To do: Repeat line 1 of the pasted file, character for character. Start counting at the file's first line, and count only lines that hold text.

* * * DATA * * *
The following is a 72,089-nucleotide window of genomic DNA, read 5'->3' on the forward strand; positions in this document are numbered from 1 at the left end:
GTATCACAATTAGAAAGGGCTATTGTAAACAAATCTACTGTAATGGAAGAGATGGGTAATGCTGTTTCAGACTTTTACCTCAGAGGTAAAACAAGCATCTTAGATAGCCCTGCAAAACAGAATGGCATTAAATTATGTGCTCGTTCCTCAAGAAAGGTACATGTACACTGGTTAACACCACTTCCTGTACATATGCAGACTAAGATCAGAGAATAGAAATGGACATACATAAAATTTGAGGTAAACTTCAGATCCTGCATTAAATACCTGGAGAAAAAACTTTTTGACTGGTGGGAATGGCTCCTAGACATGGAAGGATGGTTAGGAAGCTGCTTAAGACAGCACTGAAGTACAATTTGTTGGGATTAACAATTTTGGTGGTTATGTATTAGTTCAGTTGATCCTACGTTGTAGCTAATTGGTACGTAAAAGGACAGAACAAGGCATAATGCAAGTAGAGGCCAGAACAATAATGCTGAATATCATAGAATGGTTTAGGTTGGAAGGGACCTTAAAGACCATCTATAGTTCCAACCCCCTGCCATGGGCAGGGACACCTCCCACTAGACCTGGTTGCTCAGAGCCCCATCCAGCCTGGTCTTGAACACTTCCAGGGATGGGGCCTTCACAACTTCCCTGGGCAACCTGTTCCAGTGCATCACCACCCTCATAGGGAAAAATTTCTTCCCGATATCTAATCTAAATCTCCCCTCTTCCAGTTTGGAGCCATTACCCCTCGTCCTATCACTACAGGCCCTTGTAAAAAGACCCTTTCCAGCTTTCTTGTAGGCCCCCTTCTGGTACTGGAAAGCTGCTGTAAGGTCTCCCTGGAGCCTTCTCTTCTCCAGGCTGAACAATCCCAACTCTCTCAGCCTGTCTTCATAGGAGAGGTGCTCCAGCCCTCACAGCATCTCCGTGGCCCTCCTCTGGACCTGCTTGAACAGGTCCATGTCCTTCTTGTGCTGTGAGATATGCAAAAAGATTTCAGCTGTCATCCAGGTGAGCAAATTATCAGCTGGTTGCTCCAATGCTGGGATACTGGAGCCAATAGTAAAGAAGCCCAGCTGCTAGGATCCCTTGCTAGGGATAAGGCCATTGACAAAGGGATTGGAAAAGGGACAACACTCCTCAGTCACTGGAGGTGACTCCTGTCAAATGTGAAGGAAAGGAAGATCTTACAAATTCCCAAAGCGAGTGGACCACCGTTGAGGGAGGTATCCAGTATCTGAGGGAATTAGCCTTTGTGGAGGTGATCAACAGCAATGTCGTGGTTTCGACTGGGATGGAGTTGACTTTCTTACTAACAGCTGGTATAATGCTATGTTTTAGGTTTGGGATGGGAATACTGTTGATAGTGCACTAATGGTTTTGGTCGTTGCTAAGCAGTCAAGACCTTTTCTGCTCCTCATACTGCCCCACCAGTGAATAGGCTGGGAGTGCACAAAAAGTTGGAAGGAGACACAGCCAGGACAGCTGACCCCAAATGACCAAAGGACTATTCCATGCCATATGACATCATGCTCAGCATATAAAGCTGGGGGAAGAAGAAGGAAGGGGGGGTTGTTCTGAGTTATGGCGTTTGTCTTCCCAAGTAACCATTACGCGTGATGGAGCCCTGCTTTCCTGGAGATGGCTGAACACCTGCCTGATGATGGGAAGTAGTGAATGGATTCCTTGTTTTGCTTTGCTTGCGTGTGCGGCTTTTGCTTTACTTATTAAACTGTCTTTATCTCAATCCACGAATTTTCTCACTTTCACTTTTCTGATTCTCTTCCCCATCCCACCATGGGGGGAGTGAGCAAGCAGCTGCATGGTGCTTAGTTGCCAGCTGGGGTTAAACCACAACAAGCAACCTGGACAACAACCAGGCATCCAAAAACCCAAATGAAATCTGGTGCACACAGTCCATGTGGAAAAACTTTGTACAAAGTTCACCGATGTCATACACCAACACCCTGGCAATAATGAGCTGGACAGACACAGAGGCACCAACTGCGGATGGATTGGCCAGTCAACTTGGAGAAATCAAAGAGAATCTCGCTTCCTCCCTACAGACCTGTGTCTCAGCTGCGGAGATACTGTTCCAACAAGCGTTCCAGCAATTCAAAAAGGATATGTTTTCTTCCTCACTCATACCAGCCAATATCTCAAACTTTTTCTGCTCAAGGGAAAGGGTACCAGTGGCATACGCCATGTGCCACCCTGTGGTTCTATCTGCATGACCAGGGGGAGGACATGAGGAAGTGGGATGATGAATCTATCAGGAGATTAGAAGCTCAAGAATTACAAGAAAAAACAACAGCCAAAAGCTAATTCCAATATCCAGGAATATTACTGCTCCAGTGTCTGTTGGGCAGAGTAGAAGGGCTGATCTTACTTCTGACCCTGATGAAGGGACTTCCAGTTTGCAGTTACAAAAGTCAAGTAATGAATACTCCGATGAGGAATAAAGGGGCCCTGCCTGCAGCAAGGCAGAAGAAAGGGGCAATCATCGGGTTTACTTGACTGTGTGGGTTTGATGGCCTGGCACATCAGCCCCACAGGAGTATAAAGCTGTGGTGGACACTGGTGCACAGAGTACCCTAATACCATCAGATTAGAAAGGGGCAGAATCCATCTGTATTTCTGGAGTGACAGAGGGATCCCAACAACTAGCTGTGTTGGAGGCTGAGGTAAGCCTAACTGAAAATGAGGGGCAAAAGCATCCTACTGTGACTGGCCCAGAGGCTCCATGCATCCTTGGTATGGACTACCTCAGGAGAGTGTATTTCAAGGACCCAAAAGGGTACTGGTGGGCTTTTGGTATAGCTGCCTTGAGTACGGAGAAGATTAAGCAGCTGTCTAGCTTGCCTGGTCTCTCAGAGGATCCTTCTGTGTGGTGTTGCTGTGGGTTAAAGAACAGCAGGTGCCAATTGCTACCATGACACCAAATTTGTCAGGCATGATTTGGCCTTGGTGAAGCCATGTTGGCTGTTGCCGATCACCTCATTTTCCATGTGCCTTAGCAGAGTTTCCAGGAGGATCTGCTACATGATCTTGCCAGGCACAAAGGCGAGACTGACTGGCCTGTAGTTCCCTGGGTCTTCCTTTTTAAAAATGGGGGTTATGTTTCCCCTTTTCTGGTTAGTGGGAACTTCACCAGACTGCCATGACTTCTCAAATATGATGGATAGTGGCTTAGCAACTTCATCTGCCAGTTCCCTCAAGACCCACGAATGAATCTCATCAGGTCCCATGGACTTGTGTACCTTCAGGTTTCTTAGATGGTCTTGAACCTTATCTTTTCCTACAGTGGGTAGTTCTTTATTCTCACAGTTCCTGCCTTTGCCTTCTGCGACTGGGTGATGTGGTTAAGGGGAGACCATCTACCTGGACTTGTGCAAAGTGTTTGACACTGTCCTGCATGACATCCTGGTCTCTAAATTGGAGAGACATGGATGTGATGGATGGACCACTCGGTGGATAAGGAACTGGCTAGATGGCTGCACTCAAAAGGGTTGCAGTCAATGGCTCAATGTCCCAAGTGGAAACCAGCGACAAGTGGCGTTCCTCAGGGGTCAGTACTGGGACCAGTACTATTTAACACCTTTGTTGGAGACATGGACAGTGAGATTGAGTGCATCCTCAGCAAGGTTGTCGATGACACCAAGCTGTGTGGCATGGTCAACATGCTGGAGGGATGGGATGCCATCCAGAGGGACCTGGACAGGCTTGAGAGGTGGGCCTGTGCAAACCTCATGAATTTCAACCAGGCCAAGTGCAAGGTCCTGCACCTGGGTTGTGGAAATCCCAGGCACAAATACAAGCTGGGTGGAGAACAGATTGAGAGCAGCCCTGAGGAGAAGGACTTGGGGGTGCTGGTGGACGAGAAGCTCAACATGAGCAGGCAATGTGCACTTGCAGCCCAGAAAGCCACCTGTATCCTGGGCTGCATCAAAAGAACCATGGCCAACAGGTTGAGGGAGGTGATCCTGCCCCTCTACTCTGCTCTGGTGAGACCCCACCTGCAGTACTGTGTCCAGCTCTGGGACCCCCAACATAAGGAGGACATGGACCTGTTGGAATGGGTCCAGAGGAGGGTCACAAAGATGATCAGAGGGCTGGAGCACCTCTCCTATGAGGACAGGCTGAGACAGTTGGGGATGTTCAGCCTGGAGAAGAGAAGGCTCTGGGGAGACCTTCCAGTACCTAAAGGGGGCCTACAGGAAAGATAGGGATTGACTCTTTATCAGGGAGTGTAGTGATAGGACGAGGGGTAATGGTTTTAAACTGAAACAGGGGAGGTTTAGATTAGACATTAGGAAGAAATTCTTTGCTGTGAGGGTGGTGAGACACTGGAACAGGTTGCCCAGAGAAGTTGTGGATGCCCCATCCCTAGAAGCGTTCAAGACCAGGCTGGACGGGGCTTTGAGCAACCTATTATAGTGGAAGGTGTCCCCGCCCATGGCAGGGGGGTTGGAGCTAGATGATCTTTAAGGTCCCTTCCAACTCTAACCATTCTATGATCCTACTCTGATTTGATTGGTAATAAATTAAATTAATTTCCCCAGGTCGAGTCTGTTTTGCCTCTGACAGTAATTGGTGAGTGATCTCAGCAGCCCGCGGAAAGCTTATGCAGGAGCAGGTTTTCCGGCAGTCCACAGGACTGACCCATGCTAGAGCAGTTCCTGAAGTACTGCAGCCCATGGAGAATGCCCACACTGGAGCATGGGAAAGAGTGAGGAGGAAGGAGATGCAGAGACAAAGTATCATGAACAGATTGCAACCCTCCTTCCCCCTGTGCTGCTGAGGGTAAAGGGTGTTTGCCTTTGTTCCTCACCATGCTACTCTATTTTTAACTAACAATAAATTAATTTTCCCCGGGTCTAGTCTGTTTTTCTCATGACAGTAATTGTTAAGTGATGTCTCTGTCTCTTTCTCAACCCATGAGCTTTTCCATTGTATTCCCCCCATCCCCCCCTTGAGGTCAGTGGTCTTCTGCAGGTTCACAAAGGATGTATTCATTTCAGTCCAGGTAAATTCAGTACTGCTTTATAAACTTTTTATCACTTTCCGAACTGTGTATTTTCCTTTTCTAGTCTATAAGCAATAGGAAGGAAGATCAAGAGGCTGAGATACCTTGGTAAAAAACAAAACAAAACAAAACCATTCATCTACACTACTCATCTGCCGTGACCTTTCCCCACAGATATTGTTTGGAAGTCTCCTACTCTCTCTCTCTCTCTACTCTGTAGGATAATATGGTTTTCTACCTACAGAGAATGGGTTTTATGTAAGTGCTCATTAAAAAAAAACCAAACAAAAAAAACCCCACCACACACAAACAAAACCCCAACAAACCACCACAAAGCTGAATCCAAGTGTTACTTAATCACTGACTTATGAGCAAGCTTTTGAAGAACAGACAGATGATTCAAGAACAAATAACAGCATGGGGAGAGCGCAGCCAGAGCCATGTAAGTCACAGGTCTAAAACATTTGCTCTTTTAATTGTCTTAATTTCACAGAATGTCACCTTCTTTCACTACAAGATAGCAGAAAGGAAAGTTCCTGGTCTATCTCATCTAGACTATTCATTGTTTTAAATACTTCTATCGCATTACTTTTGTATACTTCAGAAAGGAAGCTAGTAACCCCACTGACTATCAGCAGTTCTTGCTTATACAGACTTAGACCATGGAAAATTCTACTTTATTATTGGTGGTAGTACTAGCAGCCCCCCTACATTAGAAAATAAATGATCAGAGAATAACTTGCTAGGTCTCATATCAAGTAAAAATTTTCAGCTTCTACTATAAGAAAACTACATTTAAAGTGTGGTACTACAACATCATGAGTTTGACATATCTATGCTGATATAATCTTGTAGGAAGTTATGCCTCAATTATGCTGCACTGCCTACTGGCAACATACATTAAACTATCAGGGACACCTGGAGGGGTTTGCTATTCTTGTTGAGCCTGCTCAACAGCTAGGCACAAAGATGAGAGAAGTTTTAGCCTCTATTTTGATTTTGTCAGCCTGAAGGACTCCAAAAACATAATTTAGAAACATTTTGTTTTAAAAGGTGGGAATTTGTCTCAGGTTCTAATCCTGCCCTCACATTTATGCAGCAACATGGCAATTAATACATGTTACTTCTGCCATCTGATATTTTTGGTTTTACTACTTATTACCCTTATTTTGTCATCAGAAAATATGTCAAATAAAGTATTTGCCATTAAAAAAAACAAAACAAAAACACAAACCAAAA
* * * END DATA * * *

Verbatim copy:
The following is a 72,089-nucleotide window of genomic DNA, read 5'->3' on the forward strand; positions in this document are numbered from 1 at the left end: